Dangerous goods case concludes with Toll fine
Toll Global Forwarding pleaded guilty in dangerous goods prosecution
A NEW SOUTH WALES dangerous goods case has been completed with Toll Global Forwarding, as consignor, fined $ 75,000 plus Environment Protection Authority ( EPA) costs in the Land and Environment Court.
The Toll freight forwarding and customs clearance arm had pleaded guilty to failing to ensure that the transport of dangerous goods from Port Botany to Smithfield was conducted in a safe manner in a case that will be seen to include a link in the chain of responsibility that critics charge is often missing.
The same case saw transport firm Stockwell International and a driver fined $ 84,000 and $ 2800 respectively last year.
In October 2014, Toll Global Forwarding was involved in arranging the transport of about 16 tonnes of flammable dangerous goods comprising expandable polymeric beads, which are used in the manufacture of polystyrene.
The flammable beads were transported by truck through three tunnels including one on General Holmes Drive and two on the M5 motorway – and came to the attention of authorities after the vehicle was stopped at a heavy vehicle checking station on the M5.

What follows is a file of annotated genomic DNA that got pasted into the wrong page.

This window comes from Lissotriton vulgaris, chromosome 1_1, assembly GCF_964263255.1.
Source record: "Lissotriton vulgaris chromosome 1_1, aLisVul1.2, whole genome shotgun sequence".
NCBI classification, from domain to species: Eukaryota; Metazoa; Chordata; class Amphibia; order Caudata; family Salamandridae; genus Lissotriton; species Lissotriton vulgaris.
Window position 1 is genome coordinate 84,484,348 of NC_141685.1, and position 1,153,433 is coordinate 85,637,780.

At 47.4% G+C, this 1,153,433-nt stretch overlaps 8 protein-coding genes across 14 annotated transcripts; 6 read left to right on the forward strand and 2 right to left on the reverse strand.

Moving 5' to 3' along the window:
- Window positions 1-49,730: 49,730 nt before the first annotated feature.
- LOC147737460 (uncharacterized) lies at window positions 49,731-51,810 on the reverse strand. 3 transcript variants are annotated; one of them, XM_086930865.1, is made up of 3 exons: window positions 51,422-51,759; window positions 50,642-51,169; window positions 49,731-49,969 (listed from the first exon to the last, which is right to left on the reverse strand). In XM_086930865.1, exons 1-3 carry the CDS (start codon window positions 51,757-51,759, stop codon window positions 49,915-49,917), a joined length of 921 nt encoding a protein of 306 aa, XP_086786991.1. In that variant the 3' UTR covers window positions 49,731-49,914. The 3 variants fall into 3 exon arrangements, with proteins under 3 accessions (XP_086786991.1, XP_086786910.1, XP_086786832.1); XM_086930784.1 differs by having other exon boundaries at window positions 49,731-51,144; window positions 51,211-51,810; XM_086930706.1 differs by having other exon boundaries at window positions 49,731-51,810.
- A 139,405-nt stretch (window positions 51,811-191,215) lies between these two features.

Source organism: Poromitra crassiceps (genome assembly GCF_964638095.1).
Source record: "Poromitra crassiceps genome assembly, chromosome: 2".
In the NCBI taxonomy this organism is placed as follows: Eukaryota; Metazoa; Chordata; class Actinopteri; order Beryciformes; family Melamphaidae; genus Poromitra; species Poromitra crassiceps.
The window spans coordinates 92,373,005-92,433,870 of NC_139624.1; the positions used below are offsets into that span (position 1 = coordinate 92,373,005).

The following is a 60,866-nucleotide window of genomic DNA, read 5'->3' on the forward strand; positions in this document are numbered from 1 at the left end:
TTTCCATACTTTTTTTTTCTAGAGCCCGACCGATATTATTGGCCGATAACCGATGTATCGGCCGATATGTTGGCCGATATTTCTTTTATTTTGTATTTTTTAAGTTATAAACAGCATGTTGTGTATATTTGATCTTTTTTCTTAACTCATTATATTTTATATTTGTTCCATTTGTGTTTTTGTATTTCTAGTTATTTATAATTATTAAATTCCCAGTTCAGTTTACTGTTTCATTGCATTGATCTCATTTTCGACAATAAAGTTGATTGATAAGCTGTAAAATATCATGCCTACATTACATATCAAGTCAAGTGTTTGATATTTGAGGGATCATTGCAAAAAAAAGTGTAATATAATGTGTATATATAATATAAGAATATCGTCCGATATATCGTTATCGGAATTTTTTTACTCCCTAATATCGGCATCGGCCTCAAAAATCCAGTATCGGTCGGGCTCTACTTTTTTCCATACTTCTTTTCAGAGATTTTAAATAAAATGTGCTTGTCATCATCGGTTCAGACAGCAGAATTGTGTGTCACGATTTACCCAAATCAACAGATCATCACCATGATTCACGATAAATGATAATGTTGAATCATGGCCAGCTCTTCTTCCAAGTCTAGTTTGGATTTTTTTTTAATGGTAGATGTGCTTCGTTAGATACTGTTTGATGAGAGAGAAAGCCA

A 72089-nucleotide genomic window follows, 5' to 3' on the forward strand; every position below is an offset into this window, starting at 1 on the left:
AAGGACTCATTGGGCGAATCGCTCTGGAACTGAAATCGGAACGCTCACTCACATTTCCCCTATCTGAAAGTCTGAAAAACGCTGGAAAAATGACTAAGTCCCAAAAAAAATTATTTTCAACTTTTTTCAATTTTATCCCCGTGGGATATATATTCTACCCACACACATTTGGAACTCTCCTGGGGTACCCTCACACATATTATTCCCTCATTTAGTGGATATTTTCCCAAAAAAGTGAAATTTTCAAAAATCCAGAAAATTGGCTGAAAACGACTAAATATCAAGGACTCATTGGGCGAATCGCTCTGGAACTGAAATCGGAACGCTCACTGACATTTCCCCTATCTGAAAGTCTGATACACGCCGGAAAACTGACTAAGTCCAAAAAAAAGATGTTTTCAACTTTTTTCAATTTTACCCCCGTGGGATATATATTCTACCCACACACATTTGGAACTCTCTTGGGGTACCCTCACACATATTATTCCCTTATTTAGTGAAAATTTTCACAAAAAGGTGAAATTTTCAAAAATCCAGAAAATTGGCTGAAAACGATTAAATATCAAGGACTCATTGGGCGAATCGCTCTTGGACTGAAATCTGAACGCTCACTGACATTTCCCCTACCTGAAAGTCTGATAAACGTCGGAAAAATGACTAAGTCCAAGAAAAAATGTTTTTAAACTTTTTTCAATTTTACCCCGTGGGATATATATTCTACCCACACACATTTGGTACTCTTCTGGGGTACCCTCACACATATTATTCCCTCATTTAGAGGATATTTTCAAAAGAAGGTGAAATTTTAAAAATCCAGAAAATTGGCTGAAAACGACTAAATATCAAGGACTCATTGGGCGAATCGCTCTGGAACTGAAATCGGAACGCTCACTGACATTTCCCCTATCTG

The earlier trial heard Toll had failed to prepare or provide any transport documentation for the goods that complied with the Australia Dangerous Goods Code or that Stockwell was compliant and had acted to ensure its subcontractors were compliant.
Despite evidence that it has been unaware of the dangerous nature of the goods, though they were marked as such, Stockwell was found to have failed to ensure
“Since the incident, Toll has developed a Release of Dangerous Goods Form”
documentation plus driver and truck licensing was up to scratch.
Given he had held a dangerous goods driver’s licence previously, it was found that the driver ought to have known the goods were dangerous, given the stickers on the containers, and it followed that the lack of preparedness of his truck related to placards and fire extinguisher along with the route he took through tunnels was his responsibility.
Since the incident, Toll has developed a Release of Dangerous Goods Form and provided training to members of its NSW Transport Operations Team and senior management.
Stockwell has since implemented an ongoing audit program for compliance with dangerous goods requirements and enabled five employees to obtain dangerous goods driver licences.